Freaking Thursday! Yeah buddy! Today, we continue to talk about taking the right steps to find the right mentors in life.
- A Good Mentor Is Available – Andrew Carnegie once said,
As I grow older I pay less attention to what men say. I just watch what they do.
For someone to be classified as a mentor, we have to be able to have contact with them. We must have time with them to be able to ask questions and learn from their answers. Jon C mentors quite a few people. He said that he meets with them a couple of times a year, one on one, and then they meet informally when they come to his seminars. “Many of their questions are stimulated by my actions at those events. Not by my words.” Don’t shoot too high too soon for who your mentor is. As you are just starting out, your questions don’t need to be answered by the CEO of a huge company if you are going into business, or Leonardo DeCaprio if you are going into acting. Early on, your questions can be answered by people 2 or 3 levels beneath them.
- A Good Mentor Has Proven Experience – I think of how much lost time and money we could have avoided had we sought after more people with experience when we first started DishOne. The farther you go in the pursuit of your potential, the newer ground you will have to break. “How do you figure out how to proceed? You benefit from others’ experience.” I love the quote by the Chinese proverb that says,
“To know the road ahead, ask those coming back.”
Genius! Once again, with the experience that I have gained over the years, I could sit down with a new business owner and save them hundreds of thousands of dollars, hours and hours of time, lost employees, and much more. Find those who have already been where you want to go.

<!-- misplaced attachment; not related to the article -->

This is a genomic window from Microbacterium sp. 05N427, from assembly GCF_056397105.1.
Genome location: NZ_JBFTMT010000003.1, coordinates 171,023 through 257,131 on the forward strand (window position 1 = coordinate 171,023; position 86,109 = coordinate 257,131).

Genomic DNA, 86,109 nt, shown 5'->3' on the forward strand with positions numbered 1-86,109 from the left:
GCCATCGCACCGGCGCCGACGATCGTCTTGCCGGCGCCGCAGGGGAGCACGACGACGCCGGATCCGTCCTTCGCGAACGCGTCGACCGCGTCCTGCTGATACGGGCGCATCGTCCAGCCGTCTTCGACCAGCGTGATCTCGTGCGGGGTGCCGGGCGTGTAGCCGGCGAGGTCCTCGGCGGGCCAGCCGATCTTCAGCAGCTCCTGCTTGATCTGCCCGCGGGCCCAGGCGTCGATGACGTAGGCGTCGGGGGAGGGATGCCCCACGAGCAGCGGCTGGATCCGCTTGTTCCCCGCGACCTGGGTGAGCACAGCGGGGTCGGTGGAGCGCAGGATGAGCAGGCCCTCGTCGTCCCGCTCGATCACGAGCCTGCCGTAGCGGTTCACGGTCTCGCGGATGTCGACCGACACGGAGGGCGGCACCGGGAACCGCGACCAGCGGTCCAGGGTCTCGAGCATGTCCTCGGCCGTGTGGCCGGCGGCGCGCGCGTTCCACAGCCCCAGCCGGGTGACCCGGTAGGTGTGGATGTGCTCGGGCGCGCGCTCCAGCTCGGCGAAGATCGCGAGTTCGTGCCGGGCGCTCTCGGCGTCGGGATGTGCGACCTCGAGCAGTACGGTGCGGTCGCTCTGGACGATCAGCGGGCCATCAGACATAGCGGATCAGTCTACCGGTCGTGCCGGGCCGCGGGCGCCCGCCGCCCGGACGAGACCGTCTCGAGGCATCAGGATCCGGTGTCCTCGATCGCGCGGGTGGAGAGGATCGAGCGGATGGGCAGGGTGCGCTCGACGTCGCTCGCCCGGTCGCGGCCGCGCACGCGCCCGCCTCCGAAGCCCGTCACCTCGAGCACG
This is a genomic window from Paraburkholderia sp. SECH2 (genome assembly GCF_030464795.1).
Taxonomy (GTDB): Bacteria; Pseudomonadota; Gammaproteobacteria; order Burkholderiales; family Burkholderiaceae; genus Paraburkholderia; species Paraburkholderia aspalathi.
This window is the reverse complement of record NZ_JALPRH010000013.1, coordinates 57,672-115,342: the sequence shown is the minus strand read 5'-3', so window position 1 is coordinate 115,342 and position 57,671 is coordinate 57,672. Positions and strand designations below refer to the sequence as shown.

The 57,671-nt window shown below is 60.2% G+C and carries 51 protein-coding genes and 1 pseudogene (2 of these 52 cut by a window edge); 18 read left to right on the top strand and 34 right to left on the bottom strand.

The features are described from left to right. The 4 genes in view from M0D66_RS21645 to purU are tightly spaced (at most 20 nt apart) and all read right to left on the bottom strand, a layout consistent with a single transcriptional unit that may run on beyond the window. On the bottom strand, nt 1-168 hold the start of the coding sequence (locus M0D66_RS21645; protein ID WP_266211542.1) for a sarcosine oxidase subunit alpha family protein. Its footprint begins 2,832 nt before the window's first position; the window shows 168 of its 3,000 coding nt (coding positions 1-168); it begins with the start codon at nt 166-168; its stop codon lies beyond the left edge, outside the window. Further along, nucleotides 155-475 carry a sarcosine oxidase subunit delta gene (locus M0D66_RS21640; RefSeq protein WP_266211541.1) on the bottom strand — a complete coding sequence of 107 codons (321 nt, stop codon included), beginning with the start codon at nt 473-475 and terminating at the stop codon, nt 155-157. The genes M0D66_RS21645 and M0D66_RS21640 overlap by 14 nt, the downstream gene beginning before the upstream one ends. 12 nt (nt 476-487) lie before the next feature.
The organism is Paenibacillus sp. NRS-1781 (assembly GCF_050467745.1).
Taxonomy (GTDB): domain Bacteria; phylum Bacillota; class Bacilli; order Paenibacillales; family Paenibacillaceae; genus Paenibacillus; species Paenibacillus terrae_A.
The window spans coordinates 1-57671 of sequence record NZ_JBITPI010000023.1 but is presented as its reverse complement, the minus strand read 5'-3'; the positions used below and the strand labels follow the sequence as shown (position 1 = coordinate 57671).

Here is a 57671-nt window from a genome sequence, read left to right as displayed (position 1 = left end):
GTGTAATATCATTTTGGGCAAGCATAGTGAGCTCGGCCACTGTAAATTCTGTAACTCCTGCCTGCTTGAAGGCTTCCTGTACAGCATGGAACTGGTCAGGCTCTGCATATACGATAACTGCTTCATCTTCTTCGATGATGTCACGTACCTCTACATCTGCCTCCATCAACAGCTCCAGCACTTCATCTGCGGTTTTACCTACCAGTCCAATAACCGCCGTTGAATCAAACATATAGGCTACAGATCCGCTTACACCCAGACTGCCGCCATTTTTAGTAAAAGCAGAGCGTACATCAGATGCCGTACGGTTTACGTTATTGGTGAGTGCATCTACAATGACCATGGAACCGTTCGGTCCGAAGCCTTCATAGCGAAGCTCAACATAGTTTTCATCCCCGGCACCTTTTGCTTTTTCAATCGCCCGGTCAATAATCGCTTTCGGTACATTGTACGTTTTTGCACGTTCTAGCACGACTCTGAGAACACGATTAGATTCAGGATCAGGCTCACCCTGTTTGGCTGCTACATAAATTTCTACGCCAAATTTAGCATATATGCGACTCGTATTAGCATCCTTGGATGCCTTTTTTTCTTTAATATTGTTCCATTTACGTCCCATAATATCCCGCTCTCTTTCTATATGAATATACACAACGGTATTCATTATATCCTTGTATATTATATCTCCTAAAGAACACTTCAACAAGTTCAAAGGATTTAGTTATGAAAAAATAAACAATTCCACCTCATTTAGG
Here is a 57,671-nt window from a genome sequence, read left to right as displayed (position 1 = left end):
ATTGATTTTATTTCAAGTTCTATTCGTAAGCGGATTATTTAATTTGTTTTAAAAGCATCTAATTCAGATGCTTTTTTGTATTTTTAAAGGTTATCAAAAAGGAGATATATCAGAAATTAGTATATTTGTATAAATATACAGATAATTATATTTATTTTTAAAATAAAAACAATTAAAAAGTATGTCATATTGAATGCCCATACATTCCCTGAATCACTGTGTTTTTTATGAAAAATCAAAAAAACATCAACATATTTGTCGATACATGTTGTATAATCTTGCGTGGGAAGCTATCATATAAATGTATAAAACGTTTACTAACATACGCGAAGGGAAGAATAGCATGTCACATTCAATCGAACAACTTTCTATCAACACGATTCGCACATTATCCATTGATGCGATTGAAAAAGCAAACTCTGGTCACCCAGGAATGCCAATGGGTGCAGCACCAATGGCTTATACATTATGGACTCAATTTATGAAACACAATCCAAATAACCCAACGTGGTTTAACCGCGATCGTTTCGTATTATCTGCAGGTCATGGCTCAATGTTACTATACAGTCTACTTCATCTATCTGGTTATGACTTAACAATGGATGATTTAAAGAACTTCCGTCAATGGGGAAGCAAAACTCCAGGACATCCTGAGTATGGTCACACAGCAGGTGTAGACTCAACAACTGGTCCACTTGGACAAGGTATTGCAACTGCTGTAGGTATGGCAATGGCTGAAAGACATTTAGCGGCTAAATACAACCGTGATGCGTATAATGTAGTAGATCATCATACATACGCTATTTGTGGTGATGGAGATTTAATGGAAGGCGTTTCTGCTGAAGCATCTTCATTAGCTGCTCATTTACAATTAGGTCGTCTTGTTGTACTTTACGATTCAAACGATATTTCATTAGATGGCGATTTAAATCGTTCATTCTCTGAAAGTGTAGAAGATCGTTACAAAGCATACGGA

- A Good Mentor Possesses Wisdom – There once was a well known expert who was called by a company to look at their manufacturing system. It had broken and everything was at a stand still. When the expert arrived, he carried nothing but a little black bag. Silently he walked around the equipment and then he stopped. As he focused on on specific area of the equipment, he pulled a hammer out of his bag and tapped it gently. Suddenly everything started to work again, and he quietly left. The next day he sent a bill that made the manager go crazy. It was for $1000. He emailed the expert and wrote, “I will not pay for this outrageous bill without it being itemized and explained.” Soon he received an invoice with the following words:
For the tapping on equipment with hammer- $1
For knowing where to tap- $999
“Mentors with wisdom show us where to tap.” And learning where to tap can make all the difference in the world.
Trying to figure out where to tap, Cram